Dan Murphy colors Pokemon pictures with his granddaughter Avery Smith at the Newhall library on Wednesday, August 30, 2017. Katharine Lotze/The Signal

High heat drives locals indoors

With temperatures well above 100 degrees in Santa Clarita every day this week, locals are looking for places to cool off with their friends and families.

The SCV Senior Center is also seeing a steady stream of guests come in to participate in activities and visit with friends, according to Director of Volunteers, Recreation and Education Robin Clough.

“The heat is not going to stop them,” Clough said of the seniors. “They are resilient.”

John Avalon joined a group of men at the Senior Center to play pool all afternoon. This is not unusual for the group, but the air conditioning served as a bonus.

“These are all my boys,” Avalon said. “It’s too hot to do anything. When I went outside, I felt like I stepped into the gates of Hades.”

Avalon said he braved 96 degrees at 11 p.m. the night before, but preferred to stop by the Senior Center any chance he could get to avoid repeating it.

“I’ve seen it hot, but this is a new hot,” he said. “It has a different quality to it.”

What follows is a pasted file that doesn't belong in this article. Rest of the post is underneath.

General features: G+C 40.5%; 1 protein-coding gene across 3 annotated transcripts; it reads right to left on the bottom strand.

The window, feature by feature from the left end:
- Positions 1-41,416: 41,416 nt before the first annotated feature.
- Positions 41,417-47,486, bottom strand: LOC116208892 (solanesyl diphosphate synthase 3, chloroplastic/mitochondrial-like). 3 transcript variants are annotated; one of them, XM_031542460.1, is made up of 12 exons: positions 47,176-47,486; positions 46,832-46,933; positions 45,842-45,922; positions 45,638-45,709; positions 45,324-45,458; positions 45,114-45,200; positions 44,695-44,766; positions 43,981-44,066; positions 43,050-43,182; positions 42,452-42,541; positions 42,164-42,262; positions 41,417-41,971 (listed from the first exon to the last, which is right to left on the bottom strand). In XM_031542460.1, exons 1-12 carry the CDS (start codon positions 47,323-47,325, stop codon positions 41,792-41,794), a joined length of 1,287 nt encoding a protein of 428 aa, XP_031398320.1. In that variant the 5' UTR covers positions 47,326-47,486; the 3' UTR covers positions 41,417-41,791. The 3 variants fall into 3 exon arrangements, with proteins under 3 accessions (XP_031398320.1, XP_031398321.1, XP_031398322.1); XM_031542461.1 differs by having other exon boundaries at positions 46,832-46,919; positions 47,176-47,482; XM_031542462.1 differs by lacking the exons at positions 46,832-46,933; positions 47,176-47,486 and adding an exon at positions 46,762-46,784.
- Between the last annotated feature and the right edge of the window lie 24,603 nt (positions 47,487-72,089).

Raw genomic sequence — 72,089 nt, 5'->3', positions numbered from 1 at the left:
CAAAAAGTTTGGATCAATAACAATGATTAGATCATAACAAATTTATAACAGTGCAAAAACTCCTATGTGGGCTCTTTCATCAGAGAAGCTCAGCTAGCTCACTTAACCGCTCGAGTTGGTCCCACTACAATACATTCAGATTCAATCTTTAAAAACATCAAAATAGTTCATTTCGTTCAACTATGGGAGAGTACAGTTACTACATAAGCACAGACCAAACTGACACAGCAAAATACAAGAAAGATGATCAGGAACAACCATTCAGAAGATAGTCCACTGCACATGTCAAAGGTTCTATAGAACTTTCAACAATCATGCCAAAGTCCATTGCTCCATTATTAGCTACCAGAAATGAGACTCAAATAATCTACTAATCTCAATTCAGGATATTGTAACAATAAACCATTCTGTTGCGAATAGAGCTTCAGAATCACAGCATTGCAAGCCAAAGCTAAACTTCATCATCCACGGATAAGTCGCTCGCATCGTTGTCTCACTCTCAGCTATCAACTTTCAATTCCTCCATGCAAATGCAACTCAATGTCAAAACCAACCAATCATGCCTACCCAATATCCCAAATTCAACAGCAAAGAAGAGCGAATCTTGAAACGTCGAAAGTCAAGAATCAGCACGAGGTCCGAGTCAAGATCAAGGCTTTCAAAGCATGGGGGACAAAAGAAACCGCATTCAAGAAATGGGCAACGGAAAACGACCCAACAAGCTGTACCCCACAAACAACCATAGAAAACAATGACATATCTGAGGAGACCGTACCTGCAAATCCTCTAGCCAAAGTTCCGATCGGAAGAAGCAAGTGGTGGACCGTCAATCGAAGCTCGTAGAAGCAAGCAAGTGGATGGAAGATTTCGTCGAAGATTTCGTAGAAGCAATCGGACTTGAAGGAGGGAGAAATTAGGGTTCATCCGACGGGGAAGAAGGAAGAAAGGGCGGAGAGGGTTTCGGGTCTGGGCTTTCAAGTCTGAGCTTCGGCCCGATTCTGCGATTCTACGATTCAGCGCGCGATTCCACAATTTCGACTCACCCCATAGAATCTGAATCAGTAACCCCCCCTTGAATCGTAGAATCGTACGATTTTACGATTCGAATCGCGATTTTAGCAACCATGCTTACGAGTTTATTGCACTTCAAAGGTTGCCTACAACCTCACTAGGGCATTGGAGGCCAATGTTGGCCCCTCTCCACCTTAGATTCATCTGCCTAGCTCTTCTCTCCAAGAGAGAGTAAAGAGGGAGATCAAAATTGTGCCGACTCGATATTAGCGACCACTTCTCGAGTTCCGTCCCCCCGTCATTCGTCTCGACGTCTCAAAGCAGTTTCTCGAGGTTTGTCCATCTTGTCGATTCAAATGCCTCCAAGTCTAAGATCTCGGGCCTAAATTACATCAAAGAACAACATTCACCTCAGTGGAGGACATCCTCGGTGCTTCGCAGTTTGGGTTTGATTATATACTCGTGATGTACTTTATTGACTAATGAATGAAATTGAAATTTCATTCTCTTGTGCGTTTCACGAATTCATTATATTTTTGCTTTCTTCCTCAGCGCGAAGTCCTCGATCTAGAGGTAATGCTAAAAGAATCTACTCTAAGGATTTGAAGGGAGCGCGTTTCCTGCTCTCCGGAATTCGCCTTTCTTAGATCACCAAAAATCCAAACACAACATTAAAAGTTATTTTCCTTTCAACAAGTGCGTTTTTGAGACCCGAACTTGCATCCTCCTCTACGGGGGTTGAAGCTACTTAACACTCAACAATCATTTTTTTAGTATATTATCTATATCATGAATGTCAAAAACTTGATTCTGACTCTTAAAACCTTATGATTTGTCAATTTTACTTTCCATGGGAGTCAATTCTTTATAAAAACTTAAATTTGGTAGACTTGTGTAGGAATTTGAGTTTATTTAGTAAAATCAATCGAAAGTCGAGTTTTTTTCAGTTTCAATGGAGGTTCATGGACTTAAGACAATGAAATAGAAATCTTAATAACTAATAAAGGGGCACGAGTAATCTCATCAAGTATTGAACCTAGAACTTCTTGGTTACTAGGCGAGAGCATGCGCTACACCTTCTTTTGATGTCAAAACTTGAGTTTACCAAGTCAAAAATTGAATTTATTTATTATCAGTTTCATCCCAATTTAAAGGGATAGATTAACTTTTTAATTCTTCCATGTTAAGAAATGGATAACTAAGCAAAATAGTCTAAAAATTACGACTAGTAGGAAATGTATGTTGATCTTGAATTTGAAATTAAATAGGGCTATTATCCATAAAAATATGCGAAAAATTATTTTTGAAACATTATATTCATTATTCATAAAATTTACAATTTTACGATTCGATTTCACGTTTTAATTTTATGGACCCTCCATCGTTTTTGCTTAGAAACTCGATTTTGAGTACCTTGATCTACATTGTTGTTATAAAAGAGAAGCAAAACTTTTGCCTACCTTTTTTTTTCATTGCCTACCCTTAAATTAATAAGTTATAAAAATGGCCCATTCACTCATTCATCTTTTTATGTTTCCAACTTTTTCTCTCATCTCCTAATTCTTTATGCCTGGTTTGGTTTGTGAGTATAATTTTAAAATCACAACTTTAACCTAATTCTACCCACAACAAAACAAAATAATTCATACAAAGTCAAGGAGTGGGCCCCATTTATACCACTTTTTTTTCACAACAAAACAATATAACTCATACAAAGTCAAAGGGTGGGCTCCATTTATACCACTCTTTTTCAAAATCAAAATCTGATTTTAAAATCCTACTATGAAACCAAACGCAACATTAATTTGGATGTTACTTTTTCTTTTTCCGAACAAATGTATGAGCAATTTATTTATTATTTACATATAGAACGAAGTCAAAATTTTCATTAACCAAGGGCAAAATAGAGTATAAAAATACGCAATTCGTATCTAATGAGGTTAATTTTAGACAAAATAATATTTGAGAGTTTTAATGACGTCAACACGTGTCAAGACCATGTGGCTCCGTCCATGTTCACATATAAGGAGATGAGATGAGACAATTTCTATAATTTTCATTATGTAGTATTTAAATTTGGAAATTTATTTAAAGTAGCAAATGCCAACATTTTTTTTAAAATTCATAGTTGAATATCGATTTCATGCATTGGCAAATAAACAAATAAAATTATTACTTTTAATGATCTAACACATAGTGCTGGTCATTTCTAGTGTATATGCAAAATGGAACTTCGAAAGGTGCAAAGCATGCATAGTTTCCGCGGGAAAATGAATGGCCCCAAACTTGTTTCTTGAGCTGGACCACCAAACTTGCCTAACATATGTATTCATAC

The senior center was hosting line dancing until 7:30 p.m. on Wednesday, but stays open as late as 10 p.m. when there is live music.

A trip to a city library has been in order for multi-generations.

 

A woman walks into the Newhall library on Wedesday, August 30, 2017. The library will remain open until 9 p.m. to act as a cooling center. Katharine Lotze/The Signal

For Avery Smith, this meant a day around town with her grandfather and brother. After enjoying lunch at McDonald’s when she got out of school, her grandfather towed her over to the Old Town Newhall Library to do her homework and color before heading to the arcade.

“It feels nice,” the young library guest said about staying indoors. “I’m coloring a cat and I’ll give it to papa.”

Community members like Smith and her grandpa have been going to the city’s three libraries, which are all designated cooling centers, for free air conditioning and activities.

The libraries are open until 9 p.m. each day until Sunday this week, allowing the community to watch a movie, play games or continue to use the library’s resources.

“I’m glad the community can come in to relax and take a breather,” branch manager Gina Roberson said. “It’s nice that we can provide them with a place to cool off.”

Whether it be just for a moment while waiting for the bus to come or for an entire afternoon of activities, Roberson said she is glad locals can utilize the libraries’ internet access and books while they escape the heat.

“We have definitely seen more people in the library because it is hot,” librarian Yanira Cidon said. “They’re using the spaces a lot more.”

 

About the author

Gina Ender

Gina Ender

Gina Ender is a journalist covering city government and breaking news in the Santa Clarita Valley. She joined The Signal as a staff writer in February 2017. You can contact Gina Ender at gender@signalscv.com, 661-287-5525 or follow her on Twitter at @ginaender.